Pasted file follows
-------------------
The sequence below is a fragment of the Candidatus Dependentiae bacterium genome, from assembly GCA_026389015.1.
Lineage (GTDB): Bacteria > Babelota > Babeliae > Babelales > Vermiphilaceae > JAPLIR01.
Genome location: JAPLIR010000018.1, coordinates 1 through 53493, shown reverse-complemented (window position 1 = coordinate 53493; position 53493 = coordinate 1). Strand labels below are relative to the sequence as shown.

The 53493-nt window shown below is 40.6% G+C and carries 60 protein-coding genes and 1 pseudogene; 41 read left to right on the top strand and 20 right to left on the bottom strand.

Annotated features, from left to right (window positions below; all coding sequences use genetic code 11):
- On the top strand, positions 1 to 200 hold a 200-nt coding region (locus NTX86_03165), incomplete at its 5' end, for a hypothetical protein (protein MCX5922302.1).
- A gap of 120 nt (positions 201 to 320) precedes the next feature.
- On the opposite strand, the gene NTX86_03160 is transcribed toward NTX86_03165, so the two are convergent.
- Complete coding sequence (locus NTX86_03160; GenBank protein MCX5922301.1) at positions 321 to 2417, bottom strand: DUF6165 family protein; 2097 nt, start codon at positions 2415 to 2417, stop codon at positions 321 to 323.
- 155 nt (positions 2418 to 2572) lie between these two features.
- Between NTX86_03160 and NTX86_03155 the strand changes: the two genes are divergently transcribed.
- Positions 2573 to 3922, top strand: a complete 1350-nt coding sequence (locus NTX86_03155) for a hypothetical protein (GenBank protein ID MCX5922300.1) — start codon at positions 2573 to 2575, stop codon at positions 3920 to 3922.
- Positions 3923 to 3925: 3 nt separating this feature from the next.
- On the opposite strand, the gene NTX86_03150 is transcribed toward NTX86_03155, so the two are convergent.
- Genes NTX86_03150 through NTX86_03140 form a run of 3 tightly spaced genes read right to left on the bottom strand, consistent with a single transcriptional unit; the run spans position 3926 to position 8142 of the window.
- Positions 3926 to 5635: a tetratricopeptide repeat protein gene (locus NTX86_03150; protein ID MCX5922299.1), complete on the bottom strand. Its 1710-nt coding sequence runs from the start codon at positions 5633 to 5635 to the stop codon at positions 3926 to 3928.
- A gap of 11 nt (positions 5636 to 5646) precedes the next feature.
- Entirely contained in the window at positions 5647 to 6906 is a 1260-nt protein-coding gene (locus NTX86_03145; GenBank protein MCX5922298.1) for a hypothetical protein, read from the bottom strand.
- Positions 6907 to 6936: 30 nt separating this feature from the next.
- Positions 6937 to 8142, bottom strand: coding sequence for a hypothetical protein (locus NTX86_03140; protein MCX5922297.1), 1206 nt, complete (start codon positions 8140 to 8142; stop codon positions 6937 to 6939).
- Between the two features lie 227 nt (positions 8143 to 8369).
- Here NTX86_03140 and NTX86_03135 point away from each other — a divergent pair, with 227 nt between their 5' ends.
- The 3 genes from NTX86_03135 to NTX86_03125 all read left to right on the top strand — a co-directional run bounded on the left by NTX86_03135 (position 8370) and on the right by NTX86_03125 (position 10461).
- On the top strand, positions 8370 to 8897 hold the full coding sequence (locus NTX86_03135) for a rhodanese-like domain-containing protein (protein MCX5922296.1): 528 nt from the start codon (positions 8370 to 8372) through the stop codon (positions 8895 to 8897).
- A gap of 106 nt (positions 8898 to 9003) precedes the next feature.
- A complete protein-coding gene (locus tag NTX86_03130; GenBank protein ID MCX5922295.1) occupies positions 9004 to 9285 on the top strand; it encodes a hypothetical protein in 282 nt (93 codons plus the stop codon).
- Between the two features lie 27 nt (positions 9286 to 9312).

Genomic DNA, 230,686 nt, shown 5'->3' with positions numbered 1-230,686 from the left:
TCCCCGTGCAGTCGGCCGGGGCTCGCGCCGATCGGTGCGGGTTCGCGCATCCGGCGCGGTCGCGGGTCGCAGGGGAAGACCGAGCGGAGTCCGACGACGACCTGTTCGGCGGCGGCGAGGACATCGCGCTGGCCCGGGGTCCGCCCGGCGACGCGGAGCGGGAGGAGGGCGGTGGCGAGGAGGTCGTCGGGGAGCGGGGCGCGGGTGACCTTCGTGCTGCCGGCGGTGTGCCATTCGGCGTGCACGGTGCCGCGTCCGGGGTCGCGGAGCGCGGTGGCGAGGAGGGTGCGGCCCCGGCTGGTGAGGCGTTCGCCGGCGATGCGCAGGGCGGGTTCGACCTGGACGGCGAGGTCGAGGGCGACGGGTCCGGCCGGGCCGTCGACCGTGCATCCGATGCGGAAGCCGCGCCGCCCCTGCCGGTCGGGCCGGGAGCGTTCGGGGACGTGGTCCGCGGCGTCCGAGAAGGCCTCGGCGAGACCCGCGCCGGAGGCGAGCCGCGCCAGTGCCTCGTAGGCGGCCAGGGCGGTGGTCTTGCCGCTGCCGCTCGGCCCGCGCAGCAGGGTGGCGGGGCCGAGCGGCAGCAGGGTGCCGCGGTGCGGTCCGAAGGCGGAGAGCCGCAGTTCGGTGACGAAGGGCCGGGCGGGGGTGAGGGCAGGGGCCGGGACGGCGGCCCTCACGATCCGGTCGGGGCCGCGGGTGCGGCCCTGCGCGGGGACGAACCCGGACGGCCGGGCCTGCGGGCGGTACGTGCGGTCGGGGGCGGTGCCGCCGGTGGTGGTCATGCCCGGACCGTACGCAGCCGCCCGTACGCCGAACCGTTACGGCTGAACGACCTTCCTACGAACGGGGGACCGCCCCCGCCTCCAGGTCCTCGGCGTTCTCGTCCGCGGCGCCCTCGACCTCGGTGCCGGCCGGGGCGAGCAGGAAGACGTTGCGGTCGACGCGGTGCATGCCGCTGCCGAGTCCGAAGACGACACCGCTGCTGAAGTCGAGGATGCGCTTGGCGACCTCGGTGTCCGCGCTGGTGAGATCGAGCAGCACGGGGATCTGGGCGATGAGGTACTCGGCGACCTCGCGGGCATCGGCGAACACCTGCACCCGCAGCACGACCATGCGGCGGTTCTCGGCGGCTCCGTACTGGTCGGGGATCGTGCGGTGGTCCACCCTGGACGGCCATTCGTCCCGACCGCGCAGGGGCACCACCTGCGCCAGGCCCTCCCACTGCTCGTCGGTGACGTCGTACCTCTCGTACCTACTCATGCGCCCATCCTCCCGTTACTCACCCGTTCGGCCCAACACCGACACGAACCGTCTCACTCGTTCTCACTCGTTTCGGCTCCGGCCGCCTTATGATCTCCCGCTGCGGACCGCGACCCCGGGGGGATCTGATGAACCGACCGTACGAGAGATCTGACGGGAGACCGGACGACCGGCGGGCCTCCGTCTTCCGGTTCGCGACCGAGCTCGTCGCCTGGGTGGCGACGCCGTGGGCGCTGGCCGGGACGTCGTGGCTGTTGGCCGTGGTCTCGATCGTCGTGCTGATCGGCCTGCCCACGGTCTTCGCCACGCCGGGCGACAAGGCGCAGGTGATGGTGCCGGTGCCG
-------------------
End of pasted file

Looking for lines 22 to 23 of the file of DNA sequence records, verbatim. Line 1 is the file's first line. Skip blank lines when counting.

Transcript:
- Here NTX86_03140 and NTX86_03135 point away from each other — a divergent pair, with 227 nt between their 5' ends.
- The 3 genes from NTX86_03135 to NTX86_03125 all read left to right on the top strand — a co-directional run bounded on the left by NTX86_03135 (position 8370) and on the right by NTX86_03125 (position 10461).